POLICE EQUINE CLINIC JANE LICHT Holly Eppli with RL Amazing Grace with 2 front feet on the box.
Eventually, she got all four feet on the box. Emil Quast, a retired Madison police officer and former head of the Equine Unit agreed to present a clinic on his neighbor’s farm, the home of Delores and Chuck Rohloff, near Evansville, Wisconsin.
His wife “Smokey” Quast also attended and assisted him in this endeavor.
Emil explained to the small group of mostly women and one gentleman, that he is not a horse trainer but that he is a people trainer.
He spent time training his Equine Unit officers so that they could keep control of their horses during all sorts of stressful situations.
I attended the clinic along with husband Wes, daughter Sara and young friend Holly Eppli, and we were each in charge of one of our Morab horses.
Several other ladies were there with their horses and I observed that all of these horses were well trained.
As Emil had said, the key to a calm and trusting horse is the handler.
Emil started with the basics that we had all heard and supposedly knew but somehow when he demonstrated, it really sunk in.
Start with basic ground work.
You and your horse are a little herd and you must be the herd leader.
Lead properly, giving cues to go forward and stop.
Horse doesn’t listen? Make him back up.
Women tend to be too soft and men tend to be too harsh.
Don’t get angry, just be persistent and consistent.
Getting the horse to move sideways from his front and his rear is important.
Use your pointy finger and eventually, all you have to do is point, not even touch your horse. Delores’s pasture was littered with all sorts of obstacles, many belonging to Emil and Smokey and some contributed by Delores.
Delores and Chuck had even created a little “pond” lined with plastic and filled it with water for us to use.
Emil gave us suggestions about how to introduce and conquer all of the obstacles.
Use small steps, distract him if needed by turning him around and starting over, and set up situations so that he can be successful and be praised.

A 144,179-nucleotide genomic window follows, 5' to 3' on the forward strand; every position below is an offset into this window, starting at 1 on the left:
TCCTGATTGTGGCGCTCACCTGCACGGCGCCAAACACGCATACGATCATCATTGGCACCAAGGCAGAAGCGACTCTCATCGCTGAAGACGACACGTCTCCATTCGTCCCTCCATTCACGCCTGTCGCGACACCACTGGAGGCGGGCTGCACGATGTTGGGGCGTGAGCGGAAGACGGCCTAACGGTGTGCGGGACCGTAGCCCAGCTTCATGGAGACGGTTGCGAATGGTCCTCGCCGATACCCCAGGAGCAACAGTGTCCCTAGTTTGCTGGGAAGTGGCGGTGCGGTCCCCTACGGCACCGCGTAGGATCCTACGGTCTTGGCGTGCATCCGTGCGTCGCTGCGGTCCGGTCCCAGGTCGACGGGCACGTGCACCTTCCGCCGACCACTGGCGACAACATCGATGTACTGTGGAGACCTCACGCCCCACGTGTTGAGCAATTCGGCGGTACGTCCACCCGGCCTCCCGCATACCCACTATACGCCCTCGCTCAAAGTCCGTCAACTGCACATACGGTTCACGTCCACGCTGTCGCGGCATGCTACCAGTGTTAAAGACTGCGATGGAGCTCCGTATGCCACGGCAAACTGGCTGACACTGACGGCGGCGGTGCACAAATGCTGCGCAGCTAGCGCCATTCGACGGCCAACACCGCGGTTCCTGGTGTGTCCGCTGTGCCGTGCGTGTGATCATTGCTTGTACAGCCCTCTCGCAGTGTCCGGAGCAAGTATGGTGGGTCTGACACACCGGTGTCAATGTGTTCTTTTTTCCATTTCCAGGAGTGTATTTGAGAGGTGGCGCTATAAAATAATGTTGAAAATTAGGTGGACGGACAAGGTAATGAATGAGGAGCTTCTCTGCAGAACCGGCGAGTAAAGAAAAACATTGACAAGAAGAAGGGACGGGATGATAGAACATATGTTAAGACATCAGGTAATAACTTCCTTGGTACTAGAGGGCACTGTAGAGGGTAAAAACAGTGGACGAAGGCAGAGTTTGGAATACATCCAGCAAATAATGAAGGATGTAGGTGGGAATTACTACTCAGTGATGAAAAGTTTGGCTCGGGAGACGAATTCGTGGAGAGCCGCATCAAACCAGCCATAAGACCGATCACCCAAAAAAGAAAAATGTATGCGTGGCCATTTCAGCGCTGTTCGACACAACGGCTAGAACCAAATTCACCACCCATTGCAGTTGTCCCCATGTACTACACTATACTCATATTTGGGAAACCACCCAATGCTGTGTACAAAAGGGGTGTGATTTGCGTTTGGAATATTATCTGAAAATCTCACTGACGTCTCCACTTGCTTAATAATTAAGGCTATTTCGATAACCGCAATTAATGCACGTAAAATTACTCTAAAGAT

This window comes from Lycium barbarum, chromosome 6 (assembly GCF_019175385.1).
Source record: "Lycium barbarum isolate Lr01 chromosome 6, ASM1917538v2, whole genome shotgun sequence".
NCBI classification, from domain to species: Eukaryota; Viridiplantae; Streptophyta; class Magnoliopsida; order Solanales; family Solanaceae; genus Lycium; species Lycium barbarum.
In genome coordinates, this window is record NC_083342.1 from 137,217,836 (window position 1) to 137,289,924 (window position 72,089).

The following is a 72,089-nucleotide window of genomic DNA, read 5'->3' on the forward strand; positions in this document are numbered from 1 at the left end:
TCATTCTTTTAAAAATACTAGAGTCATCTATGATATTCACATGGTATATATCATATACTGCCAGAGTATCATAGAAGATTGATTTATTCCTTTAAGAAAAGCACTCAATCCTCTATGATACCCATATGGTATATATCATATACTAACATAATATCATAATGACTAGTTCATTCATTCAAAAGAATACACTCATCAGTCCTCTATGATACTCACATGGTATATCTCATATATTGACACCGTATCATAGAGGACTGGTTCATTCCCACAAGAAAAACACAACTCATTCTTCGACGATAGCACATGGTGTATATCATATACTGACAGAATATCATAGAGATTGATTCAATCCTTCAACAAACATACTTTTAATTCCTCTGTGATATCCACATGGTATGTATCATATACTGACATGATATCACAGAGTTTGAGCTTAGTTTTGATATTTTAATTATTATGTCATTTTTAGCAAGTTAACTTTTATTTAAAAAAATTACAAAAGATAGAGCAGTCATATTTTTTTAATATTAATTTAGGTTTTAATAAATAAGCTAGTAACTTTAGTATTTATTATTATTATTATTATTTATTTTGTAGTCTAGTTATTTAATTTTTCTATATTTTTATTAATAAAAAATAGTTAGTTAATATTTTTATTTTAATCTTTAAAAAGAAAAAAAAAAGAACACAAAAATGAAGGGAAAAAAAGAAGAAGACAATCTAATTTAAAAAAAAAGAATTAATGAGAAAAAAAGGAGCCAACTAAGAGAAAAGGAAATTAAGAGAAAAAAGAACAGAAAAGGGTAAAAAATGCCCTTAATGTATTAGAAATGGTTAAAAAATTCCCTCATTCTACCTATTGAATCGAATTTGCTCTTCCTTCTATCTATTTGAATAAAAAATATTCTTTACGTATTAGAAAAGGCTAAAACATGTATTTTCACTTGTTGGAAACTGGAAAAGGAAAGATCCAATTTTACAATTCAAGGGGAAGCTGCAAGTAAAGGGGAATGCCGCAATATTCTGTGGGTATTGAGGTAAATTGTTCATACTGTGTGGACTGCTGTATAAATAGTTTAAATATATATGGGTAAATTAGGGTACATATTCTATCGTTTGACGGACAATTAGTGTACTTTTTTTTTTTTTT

We had a nice lunch break on Delores’s porch and then most people saddled up their horses in the afternoon.
Delores and I chose to continue leading our horses and I spent some of the time taking photographs.
Emil had us all line up and he would present us with challenges, such as the horse-eating plastic bag on the end of a whip.
We were not to react to the bag, not even look at it; for us, it did not exist.
Emil reminded us if we forgot this basic rule.
He explained, “It’s not about the horse, it is about you.” Emil was very patient and looked for ways to compliment us to build up our confidence.
I can see why he was an effective instructor for the Madison Police Department.
I don’t know if Emil plans to give more clinics but I am sure glad I attended this one.
Both humans and equines were successful so it was a great clinic. Clinician Emil Quast with RL Royal Ranger inside the barrels showing how you want to get him to move one step at a time in these tight quarters. ♦ MORAB PERSPECTIVE Here are other horses that attended the clinic.
The gray horse in the foreground is RL Raindrops on Roses, a Morab mare owned by Sara Licht. ♦ PAGE 18 ♦ SUMMER 2008 ♦ IMBA REGION NEWS Region 5 VA, WV, NC, SC, TN, KY By Denise Schneiderr
Read more about Quarters : Clinician Emil Quast with RL Royal Ranger inside the barrels….: